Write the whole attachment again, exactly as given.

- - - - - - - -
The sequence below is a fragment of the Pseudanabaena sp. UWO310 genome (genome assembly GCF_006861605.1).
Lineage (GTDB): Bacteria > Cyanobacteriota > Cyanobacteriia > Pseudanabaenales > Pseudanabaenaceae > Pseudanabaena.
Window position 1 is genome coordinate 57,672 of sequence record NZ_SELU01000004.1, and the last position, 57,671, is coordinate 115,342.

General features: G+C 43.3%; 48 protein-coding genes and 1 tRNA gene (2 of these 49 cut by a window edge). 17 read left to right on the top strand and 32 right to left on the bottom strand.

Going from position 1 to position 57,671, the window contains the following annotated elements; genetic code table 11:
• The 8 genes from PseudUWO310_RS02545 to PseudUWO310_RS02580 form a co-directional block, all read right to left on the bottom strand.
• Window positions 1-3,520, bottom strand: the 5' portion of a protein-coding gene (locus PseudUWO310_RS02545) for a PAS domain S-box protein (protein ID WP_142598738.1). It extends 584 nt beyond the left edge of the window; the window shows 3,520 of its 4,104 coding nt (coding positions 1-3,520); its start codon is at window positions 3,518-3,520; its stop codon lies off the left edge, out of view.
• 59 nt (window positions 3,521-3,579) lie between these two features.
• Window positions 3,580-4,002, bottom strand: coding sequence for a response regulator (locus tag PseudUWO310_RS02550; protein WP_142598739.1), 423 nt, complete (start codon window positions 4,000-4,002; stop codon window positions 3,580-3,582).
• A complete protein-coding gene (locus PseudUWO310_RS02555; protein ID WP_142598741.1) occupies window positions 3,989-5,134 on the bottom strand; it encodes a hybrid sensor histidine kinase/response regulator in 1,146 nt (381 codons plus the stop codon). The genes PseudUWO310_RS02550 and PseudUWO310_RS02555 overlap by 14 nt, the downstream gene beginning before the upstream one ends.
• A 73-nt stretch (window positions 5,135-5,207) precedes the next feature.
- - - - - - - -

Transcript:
The sequence below is a fragment of the Pseudanabaena sp. UWO310 genome (genome assembly GCF_006861605.1).
Lineage (GTDB): Bacteria > Cyanobacteriota > Cyanobacteriia > Pseudanabaenales > Pseudanabaenaceae > Pseudanabaena.
Window position 1 is genome coordinate 57,672 of sequence record NZ_SELU01000004.1, and the last position, 57,671, is coordinate 115,342.

General features: G+C 43.3%; 48 protein-coding genes and 1 tRNA gene (2 of these 49 cut by a window edge). 17 read left to right on the top strand and 32 right to left on the bottom strand.

Going from position 1 to position 57,671, the window contains the following annotated elements; genetic code table 11:
• The 8 genes from PseudUWO310_RS02545 to PseudUWO310_RS02580 form a co-directional block, all read right to left on the bottom strand.
• Window positions 1-3,520, bottom strand: the 5' portion of a protein-coding gene (locus PseudUWO310_RS02545) for a PAS domain S-box protein (protein ID WP_142598738.1). It extends 584 nt beyond the left edge of the window; the window shows 3,520 of its 4,104 coding nt (coding positions 1-3,520); its start codon is at window positions 3,518-3,520; its stop codon lies off the left edge, out of view.
• 59 nt (window positions 3,521-3,579) lie between these two features.
• Window positions 3,580-4,002, bottom strand: coding sequence for a response regulator (locus tag PseudUWO310_RS02550; protein WP_142598739.1), 423 nt, complete (start codon window positions 4,000-4,002; stop codon window positions 3,580-3,582).
• A complete protein-coding gene (locus PseudUWO310_RS02555; protein ID WP_142598741.1) occupies window positions 3,989-5,134 on the bottom strand; it encodes a hybrid sensor histidine kinase/response regulator in 1,146 nt (381 codons plus the stop codon). The genes PseudUWO310_RS02550 and PseudUWO310_RS02555 overlap by 14 nt, the downstream gene beginning before the upstream one ends.
• A 73-nt stretch (window positions 5,135-5,207) precedes the next feature.